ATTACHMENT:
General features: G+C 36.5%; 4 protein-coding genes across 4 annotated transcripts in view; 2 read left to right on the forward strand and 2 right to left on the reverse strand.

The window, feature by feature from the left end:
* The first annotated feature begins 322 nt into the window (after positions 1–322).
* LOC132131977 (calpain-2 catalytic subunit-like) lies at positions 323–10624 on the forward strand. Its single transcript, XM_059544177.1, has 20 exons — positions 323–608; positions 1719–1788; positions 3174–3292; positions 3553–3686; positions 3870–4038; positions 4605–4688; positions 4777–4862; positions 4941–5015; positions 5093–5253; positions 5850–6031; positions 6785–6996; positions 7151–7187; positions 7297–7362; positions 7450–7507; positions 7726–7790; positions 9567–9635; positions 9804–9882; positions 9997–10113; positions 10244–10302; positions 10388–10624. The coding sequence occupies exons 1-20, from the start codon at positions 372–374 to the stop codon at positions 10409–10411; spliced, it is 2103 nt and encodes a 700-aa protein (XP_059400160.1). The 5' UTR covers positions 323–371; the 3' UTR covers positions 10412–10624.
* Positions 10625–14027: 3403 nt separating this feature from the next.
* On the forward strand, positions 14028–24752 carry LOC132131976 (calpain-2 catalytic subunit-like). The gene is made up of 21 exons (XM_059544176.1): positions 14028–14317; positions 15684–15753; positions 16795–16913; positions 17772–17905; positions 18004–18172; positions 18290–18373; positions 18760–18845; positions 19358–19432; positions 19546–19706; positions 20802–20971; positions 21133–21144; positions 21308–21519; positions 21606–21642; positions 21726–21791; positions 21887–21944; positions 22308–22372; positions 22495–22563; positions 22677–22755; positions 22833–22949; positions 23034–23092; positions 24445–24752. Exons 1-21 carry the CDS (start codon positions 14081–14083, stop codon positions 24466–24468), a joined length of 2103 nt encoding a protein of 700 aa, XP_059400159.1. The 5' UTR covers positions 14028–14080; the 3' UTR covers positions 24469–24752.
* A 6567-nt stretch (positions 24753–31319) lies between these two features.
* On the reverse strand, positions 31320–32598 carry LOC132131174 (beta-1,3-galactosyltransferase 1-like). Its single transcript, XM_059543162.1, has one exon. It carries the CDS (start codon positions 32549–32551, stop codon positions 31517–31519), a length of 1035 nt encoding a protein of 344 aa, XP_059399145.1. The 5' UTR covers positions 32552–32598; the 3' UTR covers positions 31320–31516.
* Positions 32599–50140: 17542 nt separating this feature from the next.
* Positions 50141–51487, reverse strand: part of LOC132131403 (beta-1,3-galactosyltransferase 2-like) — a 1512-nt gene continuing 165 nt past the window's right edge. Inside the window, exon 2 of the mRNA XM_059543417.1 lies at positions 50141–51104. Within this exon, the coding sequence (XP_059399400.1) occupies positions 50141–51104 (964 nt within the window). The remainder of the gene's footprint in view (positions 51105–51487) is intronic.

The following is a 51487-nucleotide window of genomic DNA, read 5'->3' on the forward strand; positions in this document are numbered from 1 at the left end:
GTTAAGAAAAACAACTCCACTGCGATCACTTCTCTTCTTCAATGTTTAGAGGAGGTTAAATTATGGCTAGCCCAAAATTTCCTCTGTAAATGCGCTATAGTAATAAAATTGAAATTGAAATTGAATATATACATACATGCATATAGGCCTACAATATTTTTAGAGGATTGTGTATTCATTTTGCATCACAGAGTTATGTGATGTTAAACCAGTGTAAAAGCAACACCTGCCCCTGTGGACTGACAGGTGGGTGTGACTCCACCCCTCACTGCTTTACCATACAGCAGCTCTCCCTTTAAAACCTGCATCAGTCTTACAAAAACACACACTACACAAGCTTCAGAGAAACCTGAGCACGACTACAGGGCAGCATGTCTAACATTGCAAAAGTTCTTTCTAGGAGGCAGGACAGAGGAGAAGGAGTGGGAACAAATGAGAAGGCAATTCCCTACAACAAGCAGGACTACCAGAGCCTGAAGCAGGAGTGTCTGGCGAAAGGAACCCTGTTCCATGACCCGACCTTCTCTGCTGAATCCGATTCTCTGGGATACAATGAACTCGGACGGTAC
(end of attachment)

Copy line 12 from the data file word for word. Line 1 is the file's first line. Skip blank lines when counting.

GTTAAGAAAAACAACTCCACTGCGATCACTTCTCTTCTTCAATGTTTAGAGGAGGTTAAATTATGGCTAGCCCAAAATTTCCTCTGTAAATGCGCTATAGTAATAAAATTGAAATTGAAATTGAATATATACATACATGCATATAGGCCTACAATATTTTTAGAGGATTGTGTATTCATTTTGCATCACAGAGTTATGTGATGTTAAACCAGTGTAAAAGCAACACCTGCCCCTGTGGACTGACAGGTGGGTGTGACTCCACCCCTCACTGCTTTACCATACAGCAGCTCTCCCTTTAAAACCTGCATCAGTCTTACAAAAACACACACTACACAAGCTTCAGAGAAACCTGAGCACGACTACAGGGCAGCATGTCTAACATTGCAAAAGTTCTTTCTAGGAGGCAGGACAGAGGAGAAGGAGTGGGAACAAATGAGAAGGCAATTCCCTACAACAAGCAGGACTACCAGAGCCTGAAGCAGGAGTGTCTGGCGAAAGGAACCCTGTTCCATGACCCGACCTTCTCTGCTGAATCCGATTCTCTGGGATACAATGAACTCGGACGGTAC